Parking in the Old Hilliard district remains a commodity, so one local business owner is trying to expand his off-street parking lot for his customers.

Parking in the Old Hilliard district remains a commodity, so one local business owner is trying to expand his off-street parking lot for his customers.

Dennis P. Williamson, a certified public account with an office at 3986 Main St., asked Hilliard Planning and Zoning Commission members Aug. 11 for permission to expand his parking lot and construct a ramp for wheelchairs.

Williamson said on-street parking had typically been available for his clients but the growing number of regular activities in Old Hilliard, particularly at Hilliard's Station Park, have reduced on-street parking opportunities.

Commission members approved Williamson's request to add to the parking lot and build a ramp to the rear of his CPA office.

In other business, commission members postponed until Sept. 8 a pair of proposals: the construction of 15 single-family residences on 2.9 acres at 5154 Norwich St. and a plan to build a 120-unit assisted-living facility on 3.8 acres at 3750 Sturbridge Court.

The Norwich Street proposal was postponed without any discussion but several residents spoke in opposition of the assisted-living facility before the applicant , Sturbridge Green Apartments LLC, asked that it be postponed.

"You have made a lot of effort here but there are 13 (staff) conditions and that is 13 ifs ... there are too many ifs," commissioner Scott Movshin said.

City planner John Talentino told commission members the applicant has worked toward addressing many of the conditions.

"If you wait a few weeks and come back, half of these (conditions) will go away," Talentino said.

Talentino said while the proposed density "is a departure" from code, assisted-living units are low-impact and generate little vehicle traffic.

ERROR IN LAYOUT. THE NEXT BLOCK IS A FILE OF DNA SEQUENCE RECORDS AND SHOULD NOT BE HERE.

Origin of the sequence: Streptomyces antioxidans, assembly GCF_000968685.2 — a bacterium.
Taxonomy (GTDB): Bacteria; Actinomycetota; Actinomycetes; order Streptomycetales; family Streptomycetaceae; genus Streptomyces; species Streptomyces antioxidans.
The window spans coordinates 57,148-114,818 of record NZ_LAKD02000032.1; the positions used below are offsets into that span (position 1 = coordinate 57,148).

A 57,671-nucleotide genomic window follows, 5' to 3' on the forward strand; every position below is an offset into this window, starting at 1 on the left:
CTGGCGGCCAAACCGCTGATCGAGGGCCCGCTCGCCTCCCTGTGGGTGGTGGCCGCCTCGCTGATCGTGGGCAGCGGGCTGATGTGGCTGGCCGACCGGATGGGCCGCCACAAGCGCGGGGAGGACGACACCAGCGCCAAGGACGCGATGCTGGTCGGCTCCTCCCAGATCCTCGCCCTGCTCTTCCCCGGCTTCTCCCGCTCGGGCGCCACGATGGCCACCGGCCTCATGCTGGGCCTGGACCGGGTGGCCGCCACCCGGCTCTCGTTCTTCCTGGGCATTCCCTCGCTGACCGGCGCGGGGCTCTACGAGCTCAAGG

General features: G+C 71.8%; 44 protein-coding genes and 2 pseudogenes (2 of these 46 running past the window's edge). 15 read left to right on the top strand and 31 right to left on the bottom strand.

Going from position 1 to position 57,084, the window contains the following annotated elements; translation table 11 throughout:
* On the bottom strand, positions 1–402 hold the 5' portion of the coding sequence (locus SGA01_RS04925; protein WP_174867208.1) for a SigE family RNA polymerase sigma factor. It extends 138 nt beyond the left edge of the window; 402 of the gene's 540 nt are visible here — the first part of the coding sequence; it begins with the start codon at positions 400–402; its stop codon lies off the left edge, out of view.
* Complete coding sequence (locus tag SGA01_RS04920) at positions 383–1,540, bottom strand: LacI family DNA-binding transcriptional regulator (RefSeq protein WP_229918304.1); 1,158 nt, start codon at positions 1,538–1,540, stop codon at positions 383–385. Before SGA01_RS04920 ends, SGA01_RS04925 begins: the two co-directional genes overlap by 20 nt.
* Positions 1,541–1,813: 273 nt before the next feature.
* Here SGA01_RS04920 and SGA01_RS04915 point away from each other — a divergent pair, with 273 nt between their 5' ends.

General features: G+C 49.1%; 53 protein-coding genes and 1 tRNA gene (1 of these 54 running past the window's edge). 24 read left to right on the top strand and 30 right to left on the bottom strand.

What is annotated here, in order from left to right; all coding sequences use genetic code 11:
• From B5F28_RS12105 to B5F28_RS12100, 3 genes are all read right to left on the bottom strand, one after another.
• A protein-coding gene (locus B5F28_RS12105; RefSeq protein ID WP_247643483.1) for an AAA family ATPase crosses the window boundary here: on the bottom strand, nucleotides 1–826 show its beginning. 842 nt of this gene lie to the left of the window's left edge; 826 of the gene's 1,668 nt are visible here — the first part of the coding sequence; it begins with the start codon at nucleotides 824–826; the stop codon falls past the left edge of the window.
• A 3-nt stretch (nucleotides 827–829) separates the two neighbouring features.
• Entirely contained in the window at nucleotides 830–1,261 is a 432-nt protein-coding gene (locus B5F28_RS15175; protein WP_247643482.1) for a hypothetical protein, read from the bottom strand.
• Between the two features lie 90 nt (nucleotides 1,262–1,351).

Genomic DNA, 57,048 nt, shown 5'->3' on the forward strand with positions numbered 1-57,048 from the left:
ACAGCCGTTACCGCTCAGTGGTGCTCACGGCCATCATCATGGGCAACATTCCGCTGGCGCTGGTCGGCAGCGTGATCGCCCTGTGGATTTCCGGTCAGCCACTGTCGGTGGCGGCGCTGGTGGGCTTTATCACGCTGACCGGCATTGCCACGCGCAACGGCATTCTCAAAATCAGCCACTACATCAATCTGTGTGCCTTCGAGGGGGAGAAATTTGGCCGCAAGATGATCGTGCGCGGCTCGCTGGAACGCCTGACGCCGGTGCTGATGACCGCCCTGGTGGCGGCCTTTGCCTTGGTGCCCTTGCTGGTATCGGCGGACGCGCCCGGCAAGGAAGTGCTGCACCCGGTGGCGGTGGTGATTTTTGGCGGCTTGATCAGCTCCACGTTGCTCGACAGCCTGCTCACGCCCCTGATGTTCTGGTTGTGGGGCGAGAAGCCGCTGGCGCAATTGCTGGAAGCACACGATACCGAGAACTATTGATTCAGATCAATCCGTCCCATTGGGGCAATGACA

Movshin questioned whether the proposal had an adequate stormwater management plan.

"The engineer will have to demonstrate that," Talentino replied.

Russ Garber, an architect with M+A Architects who also was representing the applicant, told commission members the development would have a mix of brick and vinyl siding designed for longevity and will meet all other requirements.

Still residents from the Colonial Drive neighborhood, adjacent to the proposed development, voiced concern.

Carmen Rings described the proposed development as "not neighborhood friendly" and Jeffrey Wheeler called attention to the possibility of excess light, noise and the height of the new units while questioning the effectiveness of a proposed fence to screen the development from the existing neighborhood.

"Coming back next month ... is a good thing," Garber said before requesting the postponement.

Commission members approved a required lot split associated with the development but tabled until next month the planned-unit-development plan for the 120-unit assisted living facility.

The commission also deferred until next summer reconsideration of a proposal from Sunrise Academy, a chartered Islamic school at 5657 Scioto Darby Road, to build a 2,678-square-foot addition.

Commission members deadlocked 3-3 July 14 concerning the proposed addition, and it failed.

Cornell Robertson, who was among the three that voted against it last month, asked that it be reconsidered but not until June 8, 2017.

He said said he conferred with law director Tracy Bradford on Aug. 11 before asking that the application be reconsidered later the same day.

Robertson's motion included a stipulation that the effectiveness of a traffic-management plan be reviewed when the application is reconsidered next June.

No one representing Sunrise Academy spoke at the meeting.

Robertson's motion to reconsider was approved 5-0; Mayor Don Schonhardt was absent.